• Patients may not be asked or forced to pay a physician up front in order to receive emergency services or non emergency services at an In Network facility. The provider now must wait for the insurance to process the charge, discount their bill as per the Explanation of Benefit and then can only bill you for the amount, if any, determined by the policy to be your responsibility.

  • The burden of billing your insurance, and fighting it if a payment is incorrect no longer falls on patients. Billing services now have the duty of making a pre-service agreement with the insurance, or appealing after the facts if they feel their reimbursement is incorrect or too low.

  • Insurance companies have 30 days to process a claim including engaging in a one-time negotiation with a medical provider.

  • Waivers (see below) are not allowed for a range of services including Emergency-related, lab, radiology, assistant surgeons, hospitalists, and more.


What is not-so-good:

  • Certain medical providers have a "way out" by asking patients to sign a waiver, and may therefore bill them for their whole charge regardless of how the insurance processes their charge

  • Although medical providers are not allowed to coerce or pressure any patient to sign this waiver, they retain the right to deny services to those who do not sign it. This may lead to patients being forced to sign the waiver and pay full price in order to receive the services, especially if there is no better or available alternative.

  • This new system is so extensive in scope that snafus, delays, errors are to be expected for at least several months. Patients should make sure their Explanations Of Benefits indicate "In Network" rate for all appropriate charges.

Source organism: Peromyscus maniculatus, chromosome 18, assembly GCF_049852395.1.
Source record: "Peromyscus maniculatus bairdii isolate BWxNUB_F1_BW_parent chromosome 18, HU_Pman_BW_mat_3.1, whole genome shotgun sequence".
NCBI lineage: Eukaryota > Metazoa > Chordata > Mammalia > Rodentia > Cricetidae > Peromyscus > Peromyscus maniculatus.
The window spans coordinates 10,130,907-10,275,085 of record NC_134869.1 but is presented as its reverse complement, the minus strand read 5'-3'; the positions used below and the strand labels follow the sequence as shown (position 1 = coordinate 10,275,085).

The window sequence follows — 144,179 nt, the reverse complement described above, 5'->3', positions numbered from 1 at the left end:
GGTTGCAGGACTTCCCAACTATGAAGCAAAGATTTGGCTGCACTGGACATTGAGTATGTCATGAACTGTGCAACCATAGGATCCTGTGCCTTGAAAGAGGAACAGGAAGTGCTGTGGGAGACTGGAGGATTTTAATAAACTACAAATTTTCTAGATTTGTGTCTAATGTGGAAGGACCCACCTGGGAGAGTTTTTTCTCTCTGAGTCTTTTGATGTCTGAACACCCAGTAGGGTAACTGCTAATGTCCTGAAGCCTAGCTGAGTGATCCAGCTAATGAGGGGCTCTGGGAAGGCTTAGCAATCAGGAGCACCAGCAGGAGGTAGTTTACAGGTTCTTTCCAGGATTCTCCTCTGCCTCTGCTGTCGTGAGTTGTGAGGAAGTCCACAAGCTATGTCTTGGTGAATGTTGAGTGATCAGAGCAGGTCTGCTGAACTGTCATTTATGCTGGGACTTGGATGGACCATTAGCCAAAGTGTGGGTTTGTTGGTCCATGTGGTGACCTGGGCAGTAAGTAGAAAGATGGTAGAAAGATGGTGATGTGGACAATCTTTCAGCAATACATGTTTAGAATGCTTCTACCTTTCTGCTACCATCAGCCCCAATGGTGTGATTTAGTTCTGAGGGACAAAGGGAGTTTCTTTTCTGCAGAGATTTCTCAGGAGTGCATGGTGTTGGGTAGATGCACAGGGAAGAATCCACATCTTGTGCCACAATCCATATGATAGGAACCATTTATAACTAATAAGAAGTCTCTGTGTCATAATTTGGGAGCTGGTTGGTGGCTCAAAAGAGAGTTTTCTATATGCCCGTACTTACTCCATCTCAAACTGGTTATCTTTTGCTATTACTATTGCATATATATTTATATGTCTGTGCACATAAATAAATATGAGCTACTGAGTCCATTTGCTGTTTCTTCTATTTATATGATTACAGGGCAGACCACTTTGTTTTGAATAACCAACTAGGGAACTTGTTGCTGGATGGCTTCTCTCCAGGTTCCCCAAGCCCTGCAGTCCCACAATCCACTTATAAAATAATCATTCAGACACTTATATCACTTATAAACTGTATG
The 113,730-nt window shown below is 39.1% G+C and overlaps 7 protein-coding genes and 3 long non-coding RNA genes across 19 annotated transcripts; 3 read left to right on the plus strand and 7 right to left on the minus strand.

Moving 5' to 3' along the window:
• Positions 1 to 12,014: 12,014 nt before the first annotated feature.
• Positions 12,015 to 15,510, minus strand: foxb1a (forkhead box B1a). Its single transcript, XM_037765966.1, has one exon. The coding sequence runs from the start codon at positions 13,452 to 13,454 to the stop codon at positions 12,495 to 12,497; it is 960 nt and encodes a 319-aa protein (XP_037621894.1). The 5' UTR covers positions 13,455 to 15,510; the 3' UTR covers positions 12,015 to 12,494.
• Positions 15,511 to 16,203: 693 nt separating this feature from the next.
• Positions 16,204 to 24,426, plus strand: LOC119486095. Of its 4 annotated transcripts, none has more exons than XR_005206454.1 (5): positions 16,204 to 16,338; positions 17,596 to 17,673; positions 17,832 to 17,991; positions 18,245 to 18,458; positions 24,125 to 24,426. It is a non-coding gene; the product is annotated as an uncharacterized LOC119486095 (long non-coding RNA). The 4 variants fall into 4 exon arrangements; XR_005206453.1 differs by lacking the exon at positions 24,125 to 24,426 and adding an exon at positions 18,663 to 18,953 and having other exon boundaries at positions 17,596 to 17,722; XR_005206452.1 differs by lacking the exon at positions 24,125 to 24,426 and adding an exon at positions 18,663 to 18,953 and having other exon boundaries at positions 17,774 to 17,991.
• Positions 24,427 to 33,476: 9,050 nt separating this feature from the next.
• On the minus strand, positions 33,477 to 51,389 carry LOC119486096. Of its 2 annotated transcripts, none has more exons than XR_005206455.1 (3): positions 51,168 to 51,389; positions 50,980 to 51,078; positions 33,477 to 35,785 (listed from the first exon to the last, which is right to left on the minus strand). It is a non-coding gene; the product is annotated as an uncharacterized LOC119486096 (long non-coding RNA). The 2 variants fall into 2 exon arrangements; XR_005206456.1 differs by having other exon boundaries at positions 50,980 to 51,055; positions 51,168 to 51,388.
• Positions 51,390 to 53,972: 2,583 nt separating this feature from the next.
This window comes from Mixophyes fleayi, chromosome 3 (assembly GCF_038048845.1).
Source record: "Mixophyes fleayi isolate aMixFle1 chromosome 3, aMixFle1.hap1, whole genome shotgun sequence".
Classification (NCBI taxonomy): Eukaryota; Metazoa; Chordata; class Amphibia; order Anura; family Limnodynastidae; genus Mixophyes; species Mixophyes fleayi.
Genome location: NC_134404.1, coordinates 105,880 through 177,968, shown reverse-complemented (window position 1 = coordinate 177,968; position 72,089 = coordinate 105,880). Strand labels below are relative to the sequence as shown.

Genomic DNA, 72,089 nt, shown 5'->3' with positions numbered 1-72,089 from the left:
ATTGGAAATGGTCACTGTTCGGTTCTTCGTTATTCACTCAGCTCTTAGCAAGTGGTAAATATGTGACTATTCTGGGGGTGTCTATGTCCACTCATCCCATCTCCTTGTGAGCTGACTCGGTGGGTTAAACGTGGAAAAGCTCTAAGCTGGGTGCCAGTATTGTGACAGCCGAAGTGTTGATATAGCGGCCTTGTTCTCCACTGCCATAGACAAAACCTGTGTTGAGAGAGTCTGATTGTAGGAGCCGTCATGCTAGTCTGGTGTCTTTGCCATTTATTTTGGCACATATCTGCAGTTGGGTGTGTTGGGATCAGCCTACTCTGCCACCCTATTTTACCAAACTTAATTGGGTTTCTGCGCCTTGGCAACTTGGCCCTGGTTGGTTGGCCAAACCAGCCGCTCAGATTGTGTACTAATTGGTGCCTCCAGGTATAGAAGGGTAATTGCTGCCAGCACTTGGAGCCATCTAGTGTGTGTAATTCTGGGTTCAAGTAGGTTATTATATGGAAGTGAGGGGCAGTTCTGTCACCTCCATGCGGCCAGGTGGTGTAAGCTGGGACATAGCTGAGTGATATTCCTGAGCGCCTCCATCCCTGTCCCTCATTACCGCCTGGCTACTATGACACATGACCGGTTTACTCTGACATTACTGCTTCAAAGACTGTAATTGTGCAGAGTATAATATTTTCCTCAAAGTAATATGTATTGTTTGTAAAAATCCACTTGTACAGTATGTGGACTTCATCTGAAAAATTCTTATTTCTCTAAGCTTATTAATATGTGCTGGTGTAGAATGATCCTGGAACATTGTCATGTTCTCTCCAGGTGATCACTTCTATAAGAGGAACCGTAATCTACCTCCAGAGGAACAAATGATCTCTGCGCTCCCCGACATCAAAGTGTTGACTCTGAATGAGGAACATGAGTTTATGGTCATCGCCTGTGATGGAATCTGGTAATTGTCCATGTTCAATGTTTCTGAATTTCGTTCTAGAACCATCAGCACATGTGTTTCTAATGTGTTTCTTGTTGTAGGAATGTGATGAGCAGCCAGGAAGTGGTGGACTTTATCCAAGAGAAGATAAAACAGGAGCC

• Billing office systems may take a while to be set up to accept lower insurance payments and may send statements to patients too early. I recommend that you contact the office, and inform them they may be in violation of the NSA act, and demand to place the account on hold until resolution through the insurance.

  • Enforcement is spread over several federal agencies depending on the type of policy, which may create confusion in reporting violations or filing grievances against insurance companies.

  • Grievances against medical providers who might be in violation of the Act fall under the States' responsibility, which may not have a working reporting system in place for several months.

  • States may have the right to implements their own laws if broader in scope, or to limit that of the NSA Act.


In conclusion:

  • This Act is a huge step toward curbing patient balance-billing, the high rate of bankruptcies due to medical debt, and the trend by medical providers to operate without any contract with insurances and expect 100% of their fee to be paid by patients.

  • It will take time to implement this new process at multiple levels, and patients should expect unwarranted bills, insurance processing errors and frustration for several months... at least.

  • Patients should remain vigilant about any liability billed to them, and should contact the billing office or the insurance to get clarification.

  • Patience is a virtue. It will be tested this year but for millions of medical bills this year, the light at the end of the tunnel has been reached.



@ Martine G. Brousse 2022